Today is D-Day, Election Day 2004. The polls are open and millions are lining up to cast their votes in an election that many feel is the most important of their lifetime. With fears of a repeat of the 2000 election, the eyes of the nation focus on the simplest of issues: The right to vote. [includes rush transcript]
The polls are open and millions of Americans are lining up to cast their votes in an election that many feel is the most important in their lifetime. Virtually every major national poll is putting the presidential contest in a too-close-to-call dead heat. There are thousands of election observers and lawyers from various sides deployed at polling stations throughout the country and the possibility of another contested election looms over today’s vote.
Overnight, there were some major last minute court decisions that could impact the outcome in some key states. In Ohio, an 11th hour blow was dealt to the Democrats in the hotly contested battleground state as an appeals court in Cincinnati overturned two lower court decisions, clearing the way for Republican vote challengers to be present at polling places throughout the state. The Democrats had sought to ban the challengers, saying they were part of a possible voter intimidation effort. Meanwhile, in South Dakota, where Senate Minority leader Tom Daschle is fighting a very close contest to retain his powerful seat, a federal judge has granted a request by Daschle to limit the activities of Republican poll watchers.
The ruling comes after the minority leader accused his opponent, John Thune, and the GOP of intimidating Native American voters. As part of the ruling, Republican poll watchers are prohibited from following American Indian voters out of polling places. They’re also not allowed to take down their license plate numbers. The decision applies only to voters in one county–Charles Mix.
As the court battles continue, the candidates made their final sprint across the country yesterday, with each of them visiting more than a half a dozen states. Here’s some of what President Bush had to say at a campaign rally yesterday in Iowa.
- President Bush, speaking in Des Moines, Iowa.
Meanwhile, John Kerry continues to get a boost from music legend Bruce Springsteen. Yesterday, in Ohio, the boss warmed up a massive crowd at a rally for Kerry. Shortly before that stop, the Democratic candidate addressed a rally in Detroit, Michigan.
- Sen. John Kerry, speaking in Detroit, Michigan.
John Kerry speaking yesterday in Michigan. Well, today we are going to spend the hour looking at the key issue of today and that is the simple issue of the right to vote.
- Chellie Pingree, president and CEO of Common Cause, a national non-partisan advocacy organization that is providing information, updated throughout Election Day, on voting trouble spots in key states, based on a voter alert line and on-the-ground monitoring.
- Miles Rapoport, president of Demos, a non-partisan, non-profit organization. He is a former Secretary of the State of Connecticut.
- Evan Davis, reporter for Free Speech Radio News reporting from Columbus, Ohio.
This is a rush transcript. Copy may not be in its final form.
AMY GOODMAN: Here is some of what President Bush had so say at a campaign rally in Iowa.
GEORGE W. BUSH: : If you believe America should fight the war on terror with all our might, and lead with unwavering confidence in our ideals, I ask you to come stand with me! If you are a democrat who believes your party has turned too far to the left this year, I ask you to come stand with me! If you are a minority citizen, and you believe in free enterprise and good schools, and the enduring values of family and faith, and if you are tired of your vote being taken for granted, I ask you to come stand with me!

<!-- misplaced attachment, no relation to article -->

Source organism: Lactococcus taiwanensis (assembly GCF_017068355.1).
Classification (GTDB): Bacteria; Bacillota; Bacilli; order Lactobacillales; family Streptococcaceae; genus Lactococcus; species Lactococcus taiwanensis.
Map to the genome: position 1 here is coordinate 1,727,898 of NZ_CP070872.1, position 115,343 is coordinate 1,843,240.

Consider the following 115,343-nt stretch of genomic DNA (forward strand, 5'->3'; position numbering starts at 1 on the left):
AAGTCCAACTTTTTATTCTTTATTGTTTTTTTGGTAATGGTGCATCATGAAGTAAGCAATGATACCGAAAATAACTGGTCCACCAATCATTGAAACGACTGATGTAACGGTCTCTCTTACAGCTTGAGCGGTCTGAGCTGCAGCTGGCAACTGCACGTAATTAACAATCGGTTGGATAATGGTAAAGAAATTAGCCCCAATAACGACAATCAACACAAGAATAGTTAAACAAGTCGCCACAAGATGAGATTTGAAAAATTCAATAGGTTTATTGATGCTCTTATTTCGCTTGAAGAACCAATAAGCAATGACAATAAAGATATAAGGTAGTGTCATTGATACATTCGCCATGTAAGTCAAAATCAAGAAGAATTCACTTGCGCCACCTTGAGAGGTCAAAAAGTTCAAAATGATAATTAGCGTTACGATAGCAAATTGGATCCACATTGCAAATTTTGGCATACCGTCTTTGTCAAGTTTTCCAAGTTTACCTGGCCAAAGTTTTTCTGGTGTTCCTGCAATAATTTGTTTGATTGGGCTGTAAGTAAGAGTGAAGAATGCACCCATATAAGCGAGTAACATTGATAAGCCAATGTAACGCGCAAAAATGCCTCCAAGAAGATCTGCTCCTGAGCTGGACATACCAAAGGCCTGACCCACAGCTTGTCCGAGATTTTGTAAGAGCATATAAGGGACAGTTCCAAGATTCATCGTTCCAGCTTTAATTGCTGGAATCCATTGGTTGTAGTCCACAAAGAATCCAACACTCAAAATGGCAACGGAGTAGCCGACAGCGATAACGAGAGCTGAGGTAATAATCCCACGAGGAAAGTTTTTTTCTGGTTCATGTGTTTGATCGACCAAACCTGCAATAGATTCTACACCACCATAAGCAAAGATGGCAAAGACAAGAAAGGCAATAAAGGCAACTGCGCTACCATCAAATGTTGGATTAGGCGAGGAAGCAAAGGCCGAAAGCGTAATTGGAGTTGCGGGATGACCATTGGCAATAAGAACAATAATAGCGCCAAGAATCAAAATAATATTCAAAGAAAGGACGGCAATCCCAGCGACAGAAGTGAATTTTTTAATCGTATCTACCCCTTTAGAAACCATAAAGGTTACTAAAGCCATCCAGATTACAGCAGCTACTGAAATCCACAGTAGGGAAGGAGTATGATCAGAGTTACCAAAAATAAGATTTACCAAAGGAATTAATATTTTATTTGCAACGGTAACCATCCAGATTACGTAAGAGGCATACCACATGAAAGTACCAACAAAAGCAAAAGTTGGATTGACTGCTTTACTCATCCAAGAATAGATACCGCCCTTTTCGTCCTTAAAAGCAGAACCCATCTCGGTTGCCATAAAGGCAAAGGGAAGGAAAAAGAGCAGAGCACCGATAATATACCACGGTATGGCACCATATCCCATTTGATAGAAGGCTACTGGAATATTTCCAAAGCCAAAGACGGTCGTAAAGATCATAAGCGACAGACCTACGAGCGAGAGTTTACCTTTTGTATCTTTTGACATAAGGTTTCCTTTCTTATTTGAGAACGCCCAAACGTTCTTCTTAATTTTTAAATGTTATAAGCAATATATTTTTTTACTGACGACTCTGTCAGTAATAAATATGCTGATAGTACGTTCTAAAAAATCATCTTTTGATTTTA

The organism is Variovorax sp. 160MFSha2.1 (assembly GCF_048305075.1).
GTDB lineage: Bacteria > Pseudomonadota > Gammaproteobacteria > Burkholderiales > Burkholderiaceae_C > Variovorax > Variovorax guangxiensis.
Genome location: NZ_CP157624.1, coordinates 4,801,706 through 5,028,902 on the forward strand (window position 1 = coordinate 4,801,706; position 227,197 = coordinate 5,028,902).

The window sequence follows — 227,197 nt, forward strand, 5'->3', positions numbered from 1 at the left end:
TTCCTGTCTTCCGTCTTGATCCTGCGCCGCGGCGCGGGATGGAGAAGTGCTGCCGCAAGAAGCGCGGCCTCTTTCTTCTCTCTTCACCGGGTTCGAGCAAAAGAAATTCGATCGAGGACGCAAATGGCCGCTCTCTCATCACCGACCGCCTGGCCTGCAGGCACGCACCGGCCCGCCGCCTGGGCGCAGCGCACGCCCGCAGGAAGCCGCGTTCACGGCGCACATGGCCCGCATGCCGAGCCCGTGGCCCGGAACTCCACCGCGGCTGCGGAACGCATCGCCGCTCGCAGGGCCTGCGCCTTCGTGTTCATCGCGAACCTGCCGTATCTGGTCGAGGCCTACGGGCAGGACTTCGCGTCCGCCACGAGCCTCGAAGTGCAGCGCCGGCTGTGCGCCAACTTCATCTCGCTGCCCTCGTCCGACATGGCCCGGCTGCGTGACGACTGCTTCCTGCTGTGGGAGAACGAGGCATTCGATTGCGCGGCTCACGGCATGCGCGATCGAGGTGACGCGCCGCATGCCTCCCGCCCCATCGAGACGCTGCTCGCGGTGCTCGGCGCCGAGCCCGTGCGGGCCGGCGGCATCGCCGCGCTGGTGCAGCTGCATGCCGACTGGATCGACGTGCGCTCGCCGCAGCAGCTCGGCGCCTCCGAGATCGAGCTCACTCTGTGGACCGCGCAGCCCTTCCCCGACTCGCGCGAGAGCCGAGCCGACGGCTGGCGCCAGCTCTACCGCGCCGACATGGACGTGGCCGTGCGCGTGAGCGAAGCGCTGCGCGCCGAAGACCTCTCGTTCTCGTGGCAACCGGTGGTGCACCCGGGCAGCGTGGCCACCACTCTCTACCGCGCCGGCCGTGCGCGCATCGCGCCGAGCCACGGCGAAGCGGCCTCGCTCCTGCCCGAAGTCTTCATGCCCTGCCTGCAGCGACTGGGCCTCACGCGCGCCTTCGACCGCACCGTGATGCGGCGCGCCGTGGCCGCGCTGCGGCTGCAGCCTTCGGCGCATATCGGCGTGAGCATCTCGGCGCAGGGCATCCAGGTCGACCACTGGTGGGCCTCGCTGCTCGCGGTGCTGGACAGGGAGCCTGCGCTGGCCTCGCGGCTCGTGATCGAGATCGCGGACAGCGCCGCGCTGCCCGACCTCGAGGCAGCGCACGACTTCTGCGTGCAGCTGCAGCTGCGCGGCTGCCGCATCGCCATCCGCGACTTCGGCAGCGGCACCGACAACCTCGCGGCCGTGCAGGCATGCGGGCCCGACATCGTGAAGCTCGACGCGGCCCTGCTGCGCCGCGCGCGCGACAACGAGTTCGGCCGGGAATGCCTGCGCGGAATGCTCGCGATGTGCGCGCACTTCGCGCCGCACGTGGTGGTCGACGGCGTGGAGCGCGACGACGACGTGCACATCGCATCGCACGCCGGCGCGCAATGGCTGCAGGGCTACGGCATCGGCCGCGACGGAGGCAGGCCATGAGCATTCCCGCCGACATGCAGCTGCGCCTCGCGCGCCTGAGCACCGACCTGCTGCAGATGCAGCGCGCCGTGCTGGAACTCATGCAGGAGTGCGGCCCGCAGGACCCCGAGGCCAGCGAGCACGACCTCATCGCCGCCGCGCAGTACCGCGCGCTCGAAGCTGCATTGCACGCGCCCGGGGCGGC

AMY GOODMAN: Meanwhile, John Kerry continues to get a boost from music legend Bruce Springsteen. In one of those music concert rallies alone, 80,000 people turned out. In Ohio yesterday, the Boss warmed up a massive crowd rally for Kerry. Shortly before the stop, Kerry addressed a rally in Detroit, Michigan.
JOHN KERRY: Every nation in the world has a stake in the outcome in Iraq. Every nation in the world cannot afford to have a failed state that becomes a haven for terrorists, but are they there? Are they at the table? This administration has reserved the prize for Halliburton and driven other countries away. I’m telling you — I’m telling you now, and I’m looking you in the eye, just because George Bush can’t bring our allies to the table doesn’t mean it can’t be done. We will get it done.
AMY GOODMAN: John Kerry speaking Monday in Michigan. Well, today we’re going to spend the hour looking at the key issue of today and that is a simple issue: the right to vote. We begin with Chellie Pingree, President and CEO of Common Cause, a national non-partisan advocacy group that’s providing information updated throughout election day on voting trouble spots in key states, based on a voter alert line and on-the-ground monitoring. In our studio, Miles Rapoport, president of Demos, a non-partisan, non-profit group. He is the former Secretary of State of Connecticut. Let’s begin with Chellie Pingree. You have one of those 800 numbers, a trouble line. So far, how many people have called in?
CHELLIE PINGREE: So far over 103,000 people, which is about how many people we thought would call on election day. But that many people called even prior to election day. It’s telling us a lot about what’s going on out there, and also in particular how many people are concerned about making sure they’re going to be able to vote and their vote will count this time.
AMY GOODMAN: What are people saying? What are, especially those who have gone to the polls at this point, which are many in this country, what are they facing?
CHELLIE PINGREE: Well, a couple of things. First off, it’s significant the highest calls are coming in from Broward county in Florida where we have the absentee ballot scandal, and then Allegheny county in Pennsylvania, where there’s also a very closely watched vote. The most significant calls early on have been people who didn’t get their absentee ballots, not just in Florida but around the country. People whose registration was never entered and didn’t get their registration verified. And then for the early voting which many states have, extremely long lines — people calling in and saying they have been in line two to three hours. One thing that tells us is that we have motivated voters because they’re staying in line and voting. People telling us that the parking meters don’t last long enough for the amount of time they have to stand in line. And a few calls about concerns with specific problems at the polling places.